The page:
Secure / Safe  

the WBDG Secure / Safe Committee


The design and construction of secure and safe buildings (minimal danger or risk of harm) continues to be the primary goal for owners, architects, engineers, project managers, and other stakeholders. In addition to those listed, other stakeholders include: construction managers, developers, facilities managers, code officials, fire marshals, building inspectors, city/county/state officials, emergency managers, law enforcement agencies, lenders, insurers, and product manufacturers. Risk assessment is the activity that estimates potential building and infrastructure losses from earthquakes, riverine and coastal floods, hurricane winds, and other hazards. Realizing this goal is often a challenge due to funding limitations, resistance from the occupants due to impacts on operations, productivity, and accessibility, and the impacts on the surrounding environment and building architecture due to perimeter security, hardening, and standoff requirements including provisions for post-event security as necessary. Understanding the impact site security has on the overall security of the building is important as well.

A balance between the security and safety goals and the other design objectives and needs of the facility can be attained. The establishment of an integrated design process where all of the design team members understand each other's goals can aid in overcoming these challenges and will lead to the development of a solution which addresses all of the requirements. Understanding the interrelationship with the other WBDG design objectives (i.e., Sustainable, Aesthetics, Cost-Effective, Historic Preservation, Accessible, Functional / Operational and Productive), early in the design process, is an essential step in overcoming the obstacles commonly encountered in the achievement of a secure and safe building.

Exterior of National Museum of the American Indian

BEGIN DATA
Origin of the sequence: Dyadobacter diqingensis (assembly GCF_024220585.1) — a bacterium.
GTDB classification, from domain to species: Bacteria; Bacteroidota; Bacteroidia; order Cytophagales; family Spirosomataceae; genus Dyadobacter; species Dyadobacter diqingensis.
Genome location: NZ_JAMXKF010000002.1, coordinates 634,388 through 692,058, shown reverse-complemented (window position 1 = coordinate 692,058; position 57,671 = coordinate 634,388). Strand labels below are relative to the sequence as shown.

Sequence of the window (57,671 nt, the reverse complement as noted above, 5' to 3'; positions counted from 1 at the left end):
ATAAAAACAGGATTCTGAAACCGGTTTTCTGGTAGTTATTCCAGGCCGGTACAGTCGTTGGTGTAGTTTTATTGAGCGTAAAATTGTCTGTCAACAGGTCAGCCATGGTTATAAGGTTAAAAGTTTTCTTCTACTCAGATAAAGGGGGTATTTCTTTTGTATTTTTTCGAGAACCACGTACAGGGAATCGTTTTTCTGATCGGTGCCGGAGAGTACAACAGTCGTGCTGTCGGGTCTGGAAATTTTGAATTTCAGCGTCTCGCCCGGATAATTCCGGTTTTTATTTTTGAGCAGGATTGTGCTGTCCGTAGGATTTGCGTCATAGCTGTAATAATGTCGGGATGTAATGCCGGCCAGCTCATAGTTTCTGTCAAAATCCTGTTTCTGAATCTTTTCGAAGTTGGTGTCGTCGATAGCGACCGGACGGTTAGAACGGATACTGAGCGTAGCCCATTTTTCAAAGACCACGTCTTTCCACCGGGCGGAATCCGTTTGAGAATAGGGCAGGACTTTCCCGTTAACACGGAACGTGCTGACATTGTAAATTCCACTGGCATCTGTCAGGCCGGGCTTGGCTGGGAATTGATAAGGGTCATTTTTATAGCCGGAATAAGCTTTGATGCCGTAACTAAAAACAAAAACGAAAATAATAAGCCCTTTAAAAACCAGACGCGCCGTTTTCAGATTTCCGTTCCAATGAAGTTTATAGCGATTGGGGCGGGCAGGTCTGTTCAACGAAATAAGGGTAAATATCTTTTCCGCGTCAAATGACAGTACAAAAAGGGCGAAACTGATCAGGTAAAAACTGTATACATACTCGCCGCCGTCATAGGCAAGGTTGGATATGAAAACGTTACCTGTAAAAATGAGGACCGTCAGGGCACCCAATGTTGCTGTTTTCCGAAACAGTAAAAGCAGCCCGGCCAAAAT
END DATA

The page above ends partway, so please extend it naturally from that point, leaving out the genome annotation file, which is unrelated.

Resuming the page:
Exterior of the National Museum of the American Indian in Washington, DC. The five-story, 250,000 sf, curvilinear building is clad in a golden-colored Kasota limestone designed to evoke natural rock formations shaped by wind and water over thousands of years.

Consistent with areas of professional responsibility, it is useful to identify four fundamental principles of all-hazard building design:

  • Plan for Fire Protection
    Planning for fire protection for a building involves a systems approach that enables the designer to analyze all of the building's components as a total building fire safety system package.

  • Protect Occupant Safety and Health
    Some injuries and illnesses are related to unsafe or unhealthy building design and operation. These can usually be prevented by measures that take into account issues such as indoor air quality, electrical safety, fall protection, ergonomics, and accident prevention.

  • Natural Hazards Mitigation
    Each year U.S. taxpayers pay over $35 billion for recovery efforts, including repairing damaged buildings and infrastructure, from the impacts of hurricanes, floods, earthquakes, tornados, blizzards, and other natural disasters. A significant percentage of this amount could be saved if our buildings properly anticipated the risk associated with major natural hazards.

  • Provide Security for Building Occupants and Assets
    Effective secure building design involves implementing countermeasures to deter, detect, delay, and respond to attacks from human aggressors. It also provides for mitigating measures to limit hazards to prevent catastrophic damage and provide resiliency should an attack occur.